Master Mentor – Gayle Champagne

Gayle Champagne, centerGayle Champagne started playing golf to avoid answering the phone.  On Friday afternoons the guys at the ad agency would ask, “Gayle, would you cover my calls?” as they headed for the course with a client. Pretty soon Gayle was out there too.  (That’s Gayle sitting between Carolin Dick and me).
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She REALLY took to the sport, organizing trips up north for dozens of women at a time, landing a job at Golf For Women magazine, becoming an expert on the pleasures and perils of business golf.  She’s been involved with the American Junior Golf Association for 16 years and is currently President of the Board of Directors of that national nonprofit. That’s in addition to her full time job at Self Magazine! This is a woman who gives to golf!
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I met Gayle the year I started playing golf – before I had golf shoes OR a golf swing.  She hit a ball 90 yards over a little patch of wetland and I thought she was a golf goddess.  What really stuck with me though, was the way she inspired a new player, with just the right blend of humor and helpfulness.  I so appreciated the time she spent with me.

Whenever I play with Gayle I get inspired.  So with summer on the wane, I’ve made a pledge – to get out there and play with some new golfers, to pass on those good golf feelings.
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Once again, Gayle, thanks!

Mind Management in Golf

Holistic or half-baked, savvy or silly, whatever your opinion, the coaching methods of two women have taken the LPGA by storm.  Pia Nilsson and Lynn Marriott have the pros singing and “snowboarding” on the Tour.
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Both have serious golf backgrounds.  Nilsson spent 5 years on the LPGA tour, 10 years as head coach of the Swedish Women’s National team, and was Annika Sorenstam’s long time mentor.  Marriott worked for years as the LPGA’s director of teacher training.  Together they teach a “whole person” approach, going beyond stance and swing to focus on a player’s spiritual, social, physical, mental and emotional needs.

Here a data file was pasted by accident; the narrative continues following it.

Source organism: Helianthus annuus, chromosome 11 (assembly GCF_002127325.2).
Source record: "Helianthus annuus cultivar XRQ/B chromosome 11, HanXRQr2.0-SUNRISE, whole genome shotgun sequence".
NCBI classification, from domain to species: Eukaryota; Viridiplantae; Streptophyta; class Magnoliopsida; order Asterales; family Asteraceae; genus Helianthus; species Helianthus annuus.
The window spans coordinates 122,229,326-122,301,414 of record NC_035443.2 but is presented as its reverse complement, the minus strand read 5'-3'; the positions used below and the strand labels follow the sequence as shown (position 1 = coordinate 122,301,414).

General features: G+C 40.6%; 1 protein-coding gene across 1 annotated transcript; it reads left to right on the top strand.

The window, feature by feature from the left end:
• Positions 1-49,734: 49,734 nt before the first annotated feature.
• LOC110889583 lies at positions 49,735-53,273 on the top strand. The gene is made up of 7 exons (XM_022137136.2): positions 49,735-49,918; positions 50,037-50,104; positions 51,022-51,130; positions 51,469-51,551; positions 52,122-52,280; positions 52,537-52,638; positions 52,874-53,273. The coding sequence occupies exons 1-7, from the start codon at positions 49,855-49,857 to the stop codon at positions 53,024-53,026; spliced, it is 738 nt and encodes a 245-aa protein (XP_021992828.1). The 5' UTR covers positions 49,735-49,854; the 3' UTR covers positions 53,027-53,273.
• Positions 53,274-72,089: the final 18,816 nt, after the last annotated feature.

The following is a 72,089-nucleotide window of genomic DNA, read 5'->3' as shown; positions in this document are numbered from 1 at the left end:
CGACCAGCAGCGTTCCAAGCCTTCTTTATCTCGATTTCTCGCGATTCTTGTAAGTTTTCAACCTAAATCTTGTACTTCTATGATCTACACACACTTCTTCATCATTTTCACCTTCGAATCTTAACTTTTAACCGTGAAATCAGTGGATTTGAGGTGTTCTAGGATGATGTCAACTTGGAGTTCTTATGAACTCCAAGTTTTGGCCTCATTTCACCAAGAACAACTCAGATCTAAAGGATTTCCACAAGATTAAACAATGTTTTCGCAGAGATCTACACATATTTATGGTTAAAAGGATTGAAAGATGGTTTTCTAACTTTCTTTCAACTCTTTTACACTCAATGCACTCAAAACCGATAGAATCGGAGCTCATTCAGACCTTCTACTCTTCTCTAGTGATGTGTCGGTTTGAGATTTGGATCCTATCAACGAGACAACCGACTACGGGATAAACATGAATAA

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Brittany Lincicome sings and whistles Keith Urban country songs after each shot. Suzann Pettersen counts out loud. Italy’s Giulia Sergas pretends to snowboard.  Others write inspiring words in their visors or recite funny movie lines.  It’s a whole new world of mind management in golf.  Read all about it in 7/15/09  Wall Street Journal article.

Women on Golf Course – Suzy Whaley

Suzy Whaley became the first woman in 58 years to qualify for a PGA Tour event (2003). She’s a top female instructor and an active and eloquent promoter of women’s golf.
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In PGA Magazine, Whaley writes that for many women, golf is a 5,000-calorie helping of Hungarian goulash.  Her article is aimed at instructors and others interested in growing women’s golf, but her perceptions ring true for us recreational players too.  Focus on playing moves instead of swinging moves is the main idea, and it’s an interesting approach to finding success on the course.  Read Suzy Whaley’s article.